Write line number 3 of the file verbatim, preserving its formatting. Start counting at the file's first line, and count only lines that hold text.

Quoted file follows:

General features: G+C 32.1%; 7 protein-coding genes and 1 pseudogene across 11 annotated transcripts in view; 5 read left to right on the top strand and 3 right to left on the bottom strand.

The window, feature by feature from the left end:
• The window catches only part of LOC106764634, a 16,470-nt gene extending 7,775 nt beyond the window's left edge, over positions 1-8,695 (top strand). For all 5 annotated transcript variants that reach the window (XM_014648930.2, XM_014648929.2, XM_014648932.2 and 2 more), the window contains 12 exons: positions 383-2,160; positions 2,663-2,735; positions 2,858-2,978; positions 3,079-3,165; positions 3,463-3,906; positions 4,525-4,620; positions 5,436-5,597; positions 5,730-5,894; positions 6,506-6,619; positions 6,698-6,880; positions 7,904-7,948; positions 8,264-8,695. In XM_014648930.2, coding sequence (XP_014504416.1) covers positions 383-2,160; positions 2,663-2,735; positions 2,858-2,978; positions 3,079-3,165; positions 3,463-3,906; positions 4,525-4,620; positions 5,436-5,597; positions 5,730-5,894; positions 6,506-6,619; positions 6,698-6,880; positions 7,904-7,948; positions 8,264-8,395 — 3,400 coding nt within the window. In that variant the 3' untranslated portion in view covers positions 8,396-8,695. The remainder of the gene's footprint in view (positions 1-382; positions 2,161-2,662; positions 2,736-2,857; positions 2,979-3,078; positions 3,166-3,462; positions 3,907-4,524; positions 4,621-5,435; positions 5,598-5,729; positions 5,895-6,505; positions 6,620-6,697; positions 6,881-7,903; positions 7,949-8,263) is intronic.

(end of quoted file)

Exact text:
• The window catches only part of LOC106764634, a 16,470-nt gene extending 7,775 nt beyond the window's left edge, over positions 1-8,695 (top strand). For all 5 annotated transcript variants that reach the window (XM_014648930.2, XM_014648929.2, XM_014648932.2 and 2 more), the window contains 12 exons: positions 383-2,160; positions 2,663-2,735; positions 2,858-2,978; positions 3,079-3,165; positions 3,463-3,906; positions 4,525-4,620; positions 5,436-5,597; positions 5,730-5,894; positions 6,506-6,619; positions 6,698-6,880; positions 7,904-7,948; positions 8,264-8,695. In XM_014648930.2, coding sequence (XP_014504416.1) covers positions 383-2,160; positions 2,663-2,735; positions 2,858-2,978; positions 3,079-3,165; positions 3,463-3,906; positions 4,525-4,620; positions 5,436-5,597; positions 5,730-5,894; positions 6,506-6,619; positions 6,698-6,880; positions 7,904-7,948; positions 8,264-8,395 — 3,400 coding nt within the window. In that variant the 3' untranslated portion in view covers positions 8,396-8,695. The remainder of the gene's footprint in view (positions 1-382; positions 2,161-2,662; positions 2,736-2,857; positions 2,979-3,078; positions 3,166-3,462; positions 3,907-4,524; positions 4,621-5,435; positions 5,598-5,729; positions 5,895-6,505; positions 6,620-6,697; positions 6,881-7,903; positions 7,949-8,263) is intronic.